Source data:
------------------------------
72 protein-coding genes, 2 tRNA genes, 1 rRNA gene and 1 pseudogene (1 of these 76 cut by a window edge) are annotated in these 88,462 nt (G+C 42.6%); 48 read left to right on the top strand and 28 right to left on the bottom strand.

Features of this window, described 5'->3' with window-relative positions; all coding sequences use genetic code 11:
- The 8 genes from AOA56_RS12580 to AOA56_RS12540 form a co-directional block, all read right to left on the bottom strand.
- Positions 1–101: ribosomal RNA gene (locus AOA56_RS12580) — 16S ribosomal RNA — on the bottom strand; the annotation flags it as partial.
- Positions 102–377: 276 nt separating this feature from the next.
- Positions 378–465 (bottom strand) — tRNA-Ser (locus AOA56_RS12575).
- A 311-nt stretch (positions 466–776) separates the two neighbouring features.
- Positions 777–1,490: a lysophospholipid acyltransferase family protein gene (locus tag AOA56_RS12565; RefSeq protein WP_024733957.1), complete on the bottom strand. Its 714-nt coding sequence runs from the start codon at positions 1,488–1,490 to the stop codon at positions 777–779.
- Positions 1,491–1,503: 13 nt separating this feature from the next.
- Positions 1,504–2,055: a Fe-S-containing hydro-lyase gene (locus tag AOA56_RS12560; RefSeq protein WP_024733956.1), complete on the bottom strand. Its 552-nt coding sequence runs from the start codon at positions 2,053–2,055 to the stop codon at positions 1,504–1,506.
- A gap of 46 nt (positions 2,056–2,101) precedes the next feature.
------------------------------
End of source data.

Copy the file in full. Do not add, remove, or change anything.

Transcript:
72 protein-coding genes, 2 tRNA genes, 1 rRNA gene and 1 pseudogene (1 of these 76 cut by a window edge) are annotated in these 88,462 nt (G+C 42.6%); 48 read left to right on the top strand and 28 right to left on the bottom strand.

Features of this window, described 5'->3' with window-relative positions; all coding sequences use genetic code 11:
- The 8 genes from AOA56_RS12580 to AOA56_RS12540 form a co-directional block, all read right to left on the bottom strand.
- Positions 1–101: ribosomal RNA gene (locus AOA56_RS12580) — 16S ribosomal RNA — on the bottom strand; the annotation flags it as partial.
- Positions 102–377: 276 nt separating this feature from the next.
- Positions 378–465 (bottom strand) — tRNA-Ser (locus AOA56_RS12575).
- A 311-nt stretch (positions 466–776) separates the two neighbouring features.
- Positions 777–1,490: a lysophospholipid acyltransferase family protein gene (locus tag AOA56_RS12565; RefSeq protein WP_024733957.1), complete on the bottom strand. Its 714-nt coding sequence runs from the start codon at positions 1,488–1,490 to the stop codon at positions 777–779.
- Positions 1,491–1,503: 13 nt separating this feature from the next.
- Positions 1,504–2,055: a Fe-S-containing hydro-lyase gene (locus tag AOA56_RS12560; RefSeq protein WP_024733956.1), complete on the bottom strand. Its 552-nt coding sequence runs from the start codon at positions 2,053–2,055 to the stop codon at positions 1,504–1,506.
- A gap of 46 nt (positions 2,056–2,101) precedes the next feature.